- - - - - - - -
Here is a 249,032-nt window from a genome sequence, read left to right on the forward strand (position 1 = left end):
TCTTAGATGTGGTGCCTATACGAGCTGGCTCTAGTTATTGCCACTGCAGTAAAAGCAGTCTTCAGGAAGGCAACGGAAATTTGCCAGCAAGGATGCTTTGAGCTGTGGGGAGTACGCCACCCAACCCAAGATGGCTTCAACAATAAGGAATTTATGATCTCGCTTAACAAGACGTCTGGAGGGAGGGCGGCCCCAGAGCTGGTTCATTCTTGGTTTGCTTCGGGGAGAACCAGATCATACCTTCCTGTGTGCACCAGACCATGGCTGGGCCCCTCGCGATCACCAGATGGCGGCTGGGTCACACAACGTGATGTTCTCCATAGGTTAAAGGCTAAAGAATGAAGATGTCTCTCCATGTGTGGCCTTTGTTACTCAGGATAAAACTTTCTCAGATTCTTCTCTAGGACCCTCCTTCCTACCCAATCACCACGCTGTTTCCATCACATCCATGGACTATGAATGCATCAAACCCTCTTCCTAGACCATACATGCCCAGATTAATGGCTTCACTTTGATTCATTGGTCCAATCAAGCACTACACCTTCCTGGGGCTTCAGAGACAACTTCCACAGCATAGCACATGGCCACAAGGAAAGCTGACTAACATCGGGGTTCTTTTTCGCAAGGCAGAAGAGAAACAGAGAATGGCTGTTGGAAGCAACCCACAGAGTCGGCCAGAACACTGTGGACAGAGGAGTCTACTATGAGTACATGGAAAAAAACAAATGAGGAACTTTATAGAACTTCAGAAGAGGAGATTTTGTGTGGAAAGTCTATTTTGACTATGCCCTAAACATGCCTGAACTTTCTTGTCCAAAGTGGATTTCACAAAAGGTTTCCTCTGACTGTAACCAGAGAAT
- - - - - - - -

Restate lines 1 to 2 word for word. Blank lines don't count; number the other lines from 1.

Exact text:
Here is a 249,032-nt window from a genome sequence, read left to right on the forward strand (position 1 = left end):
TCTTAGATGTGGTGCCTATACGAGCTGGCTCTAGTTATTGCCACTGCAGTAAAAGCAGTCTTCAGGAAGGCAACGGAAATTTGCCAGCAAGGATGCTTTGAGCTGTGGGGAGTACGCCACCCAACCCAAGATGGCTTCAACAATAAGGAATTTATGATCTCGCTTAACAAGACGTCTGGAGGGAGGGCGGCCCCAGAGCTGGTTCATTCTTGGTTTGCTTCGGGGAGAACCAGATCATACCTTCCTGTGTGCACCAGACCATGGCTGGGCCCCTCGCGATCACCAGATGGCGGCTGGGTCACACAACGTGATGTTCTCCATAGGTTAAAGGCTAAAGAATGAAGATGTCTCTCCATGTGTGGCCTTTGTTACTCAGGATAAAACTTTCTCAGATTCTTCTCTAGGACCCTCCTTCCTACCCAATCACCACGCTGTTTCCATCACATCCATGGACTATGAATGCATCAAACCCTCTTCCTAGACCATACATGCCCAGATTAATGGCTTCACTTTGATTCATTGGTCCAATCAAGCACTACACCTTCCTGGGGCTTCAGAGACAACTTCCACAGCATAGCACATGGCCACAAGGAAAGCTGACTAACATCGGGGTTCTTTTTCGCAAGGCAGAAGAGAAACAGAGAATGGCTGTTGGAAGCAACCCACAGAGTCGGCCAGAACACTGTGGACAGAGGAGTCTACTATGAGTACATGGAAAAAAACAAATGAGGAACTTTATAGAACTTCAGAAGAGGAGATTTTGTGTGGAAAGTCTATTTTGACTATGCCCTAAACATGCCTGAACTTTCTTGTCCAAAGTGGATTTCACAAAAGGTTTCCTCTGACTGTAACCAGAGAAT